In this application, a high-speed fly-cutting spindle, oriented horizontally, mounts to a rotary table, Greene said. An air bearing supports the table, whose axis is vertical. The table varies the angle of the cutting tool dynamically relative to the lens as the cut progresses.

At first, Dover used an iron-core brushless motor to drive the table. Motor cogging brought on torque variations and minor velocity changes, leading to cyclic aberrations.

A slotless, brushless motor from EAD Motors Inc. of Dover, N.H., replaced the iron-core unit. The new motor eliminated cogging and improved velocity control.

To give an idea of the precision involved, Greene said the air bearing table uses a 250,000-line encoder to produce 256 million discrete position stops in a complete rotation. Every encoder line is interpolated 1,024 times, Greene said.

"During the cut, we can control to a following, or tracking, error in the single-digit count," Greene said. That equals fractions of arc-seconds of tracking error, he explained. "Where the tool meets the glass, it amounts to 5 to 10 nanometers of motion," he added.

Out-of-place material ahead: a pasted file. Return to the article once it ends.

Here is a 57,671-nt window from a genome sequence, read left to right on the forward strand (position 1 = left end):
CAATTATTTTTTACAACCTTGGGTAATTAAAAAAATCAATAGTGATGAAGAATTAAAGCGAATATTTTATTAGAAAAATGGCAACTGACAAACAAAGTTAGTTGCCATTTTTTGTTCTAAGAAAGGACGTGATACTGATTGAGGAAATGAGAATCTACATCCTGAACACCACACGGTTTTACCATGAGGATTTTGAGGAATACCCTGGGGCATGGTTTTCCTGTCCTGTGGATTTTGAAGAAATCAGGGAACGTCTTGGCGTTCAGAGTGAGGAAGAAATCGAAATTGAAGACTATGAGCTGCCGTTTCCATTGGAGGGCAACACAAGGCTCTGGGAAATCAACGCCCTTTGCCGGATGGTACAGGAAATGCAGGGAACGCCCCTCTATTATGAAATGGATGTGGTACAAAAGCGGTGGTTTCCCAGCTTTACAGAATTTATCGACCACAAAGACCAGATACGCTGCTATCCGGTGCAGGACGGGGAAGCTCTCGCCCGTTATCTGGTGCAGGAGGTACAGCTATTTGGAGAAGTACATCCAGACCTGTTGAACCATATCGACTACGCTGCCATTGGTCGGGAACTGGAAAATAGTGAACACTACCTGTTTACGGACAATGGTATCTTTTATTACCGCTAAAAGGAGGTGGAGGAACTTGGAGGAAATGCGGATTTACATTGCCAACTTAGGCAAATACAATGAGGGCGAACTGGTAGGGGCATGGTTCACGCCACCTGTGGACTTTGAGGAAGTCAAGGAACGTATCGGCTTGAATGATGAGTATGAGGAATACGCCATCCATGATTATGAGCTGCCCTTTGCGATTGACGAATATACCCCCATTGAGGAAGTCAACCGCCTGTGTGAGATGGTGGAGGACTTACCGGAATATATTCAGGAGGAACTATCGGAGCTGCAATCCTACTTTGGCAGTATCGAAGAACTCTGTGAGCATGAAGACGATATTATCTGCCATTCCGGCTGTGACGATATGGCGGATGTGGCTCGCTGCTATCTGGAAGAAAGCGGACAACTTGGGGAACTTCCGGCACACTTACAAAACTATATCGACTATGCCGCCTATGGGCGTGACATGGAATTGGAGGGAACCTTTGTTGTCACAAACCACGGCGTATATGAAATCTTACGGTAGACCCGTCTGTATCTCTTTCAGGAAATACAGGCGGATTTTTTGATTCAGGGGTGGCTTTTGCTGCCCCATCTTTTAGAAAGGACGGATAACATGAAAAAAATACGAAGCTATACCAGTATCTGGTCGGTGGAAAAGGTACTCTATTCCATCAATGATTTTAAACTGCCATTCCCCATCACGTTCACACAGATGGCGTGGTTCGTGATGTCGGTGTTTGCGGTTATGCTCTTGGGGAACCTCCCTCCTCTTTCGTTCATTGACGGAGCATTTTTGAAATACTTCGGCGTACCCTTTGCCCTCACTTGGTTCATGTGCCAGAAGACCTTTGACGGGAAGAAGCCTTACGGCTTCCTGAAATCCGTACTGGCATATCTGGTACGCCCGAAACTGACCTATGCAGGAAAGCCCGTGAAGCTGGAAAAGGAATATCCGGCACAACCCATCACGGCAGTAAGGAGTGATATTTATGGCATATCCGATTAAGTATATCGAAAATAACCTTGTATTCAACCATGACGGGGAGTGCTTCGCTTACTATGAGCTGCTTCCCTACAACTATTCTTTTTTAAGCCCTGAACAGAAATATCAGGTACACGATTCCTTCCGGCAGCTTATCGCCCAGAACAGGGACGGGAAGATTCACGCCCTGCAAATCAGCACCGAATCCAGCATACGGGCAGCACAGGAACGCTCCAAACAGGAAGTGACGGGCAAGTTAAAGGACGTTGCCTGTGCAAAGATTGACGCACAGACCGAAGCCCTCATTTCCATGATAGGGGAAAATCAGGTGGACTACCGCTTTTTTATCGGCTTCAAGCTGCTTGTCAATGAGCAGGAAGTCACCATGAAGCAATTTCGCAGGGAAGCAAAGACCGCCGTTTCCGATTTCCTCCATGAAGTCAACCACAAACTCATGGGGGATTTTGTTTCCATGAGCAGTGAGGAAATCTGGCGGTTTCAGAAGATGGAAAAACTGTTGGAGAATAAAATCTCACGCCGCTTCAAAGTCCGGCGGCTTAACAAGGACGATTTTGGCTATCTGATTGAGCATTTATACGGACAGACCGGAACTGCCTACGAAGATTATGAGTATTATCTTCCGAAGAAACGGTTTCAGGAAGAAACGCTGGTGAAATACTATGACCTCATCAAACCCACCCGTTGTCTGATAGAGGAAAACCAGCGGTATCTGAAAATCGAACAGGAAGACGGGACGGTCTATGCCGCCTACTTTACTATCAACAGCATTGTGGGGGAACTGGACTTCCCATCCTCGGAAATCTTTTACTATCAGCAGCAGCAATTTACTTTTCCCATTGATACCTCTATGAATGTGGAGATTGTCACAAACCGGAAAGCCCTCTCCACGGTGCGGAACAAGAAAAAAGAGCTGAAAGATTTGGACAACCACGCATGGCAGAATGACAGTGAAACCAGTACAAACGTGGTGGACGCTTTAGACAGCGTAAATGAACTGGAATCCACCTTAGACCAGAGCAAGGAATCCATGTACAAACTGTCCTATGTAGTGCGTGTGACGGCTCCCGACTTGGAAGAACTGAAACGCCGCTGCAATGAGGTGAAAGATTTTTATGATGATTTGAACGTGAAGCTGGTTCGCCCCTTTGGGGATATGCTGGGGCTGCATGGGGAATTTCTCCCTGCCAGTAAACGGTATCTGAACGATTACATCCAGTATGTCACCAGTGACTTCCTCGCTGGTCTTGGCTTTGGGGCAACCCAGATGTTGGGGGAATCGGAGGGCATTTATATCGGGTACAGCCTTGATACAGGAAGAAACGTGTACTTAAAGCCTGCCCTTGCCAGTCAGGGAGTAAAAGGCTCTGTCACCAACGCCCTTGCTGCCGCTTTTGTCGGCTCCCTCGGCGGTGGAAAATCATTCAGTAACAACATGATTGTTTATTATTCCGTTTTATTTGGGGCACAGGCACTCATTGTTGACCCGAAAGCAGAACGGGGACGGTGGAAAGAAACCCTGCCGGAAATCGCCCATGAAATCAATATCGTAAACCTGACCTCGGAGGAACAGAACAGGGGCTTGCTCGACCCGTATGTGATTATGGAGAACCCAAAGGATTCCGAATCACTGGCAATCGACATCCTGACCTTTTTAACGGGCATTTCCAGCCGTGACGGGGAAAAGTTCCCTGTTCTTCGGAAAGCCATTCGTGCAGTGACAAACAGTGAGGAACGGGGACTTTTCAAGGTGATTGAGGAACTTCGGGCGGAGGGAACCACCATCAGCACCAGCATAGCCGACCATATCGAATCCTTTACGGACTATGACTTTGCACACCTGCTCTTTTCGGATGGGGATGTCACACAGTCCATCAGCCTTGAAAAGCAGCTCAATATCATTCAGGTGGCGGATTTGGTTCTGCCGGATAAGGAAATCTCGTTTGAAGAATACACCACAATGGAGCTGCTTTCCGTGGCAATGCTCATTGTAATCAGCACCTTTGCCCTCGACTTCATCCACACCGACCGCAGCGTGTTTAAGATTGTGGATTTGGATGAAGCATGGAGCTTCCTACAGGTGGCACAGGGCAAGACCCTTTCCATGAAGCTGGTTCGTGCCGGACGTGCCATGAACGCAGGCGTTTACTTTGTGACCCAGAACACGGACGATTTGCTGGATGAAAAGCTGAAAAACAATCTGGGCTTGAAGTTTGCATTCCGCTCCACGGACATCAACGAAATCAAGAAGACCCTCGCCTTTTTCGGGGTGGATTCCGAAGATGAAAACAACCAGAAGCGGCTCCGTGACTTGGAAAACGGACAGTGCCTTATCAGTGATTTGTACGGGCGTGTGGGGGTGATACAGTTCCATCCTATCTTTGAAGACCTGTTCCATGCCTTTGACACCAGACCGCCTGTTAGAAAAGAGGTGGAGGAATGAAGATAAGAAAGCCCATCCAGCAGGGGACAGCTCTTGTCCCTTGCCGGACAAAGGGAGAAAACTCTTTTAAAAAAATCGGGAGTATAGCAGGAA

The EAD motor had no cogging error, Greene said. It had a "perfect torque-to-current relationship."

The reason, according to EAD, is that the slotless, brushless dc motors have no stator teeth. The rotor has no preferred position, the manufacturer said. Stators consist of high-density copper windings in toothless, laminated rings.


Ohio-based Cincinnati Machine has built a total of six giant five-axis milling machines for Boeing. The aerospace manufacturer used the heavy mills at its Decatur, Ala., plant to machine 18-foot-diameter rings that connect the stages of the Delta IV rocket. According to the Cincinnati Machine project engineer, Barrington McCullough, replacing two gearboxes in each machine with planetary gear heads from Stober of Maysville, Ky., eliminated a troubling "servo buzz."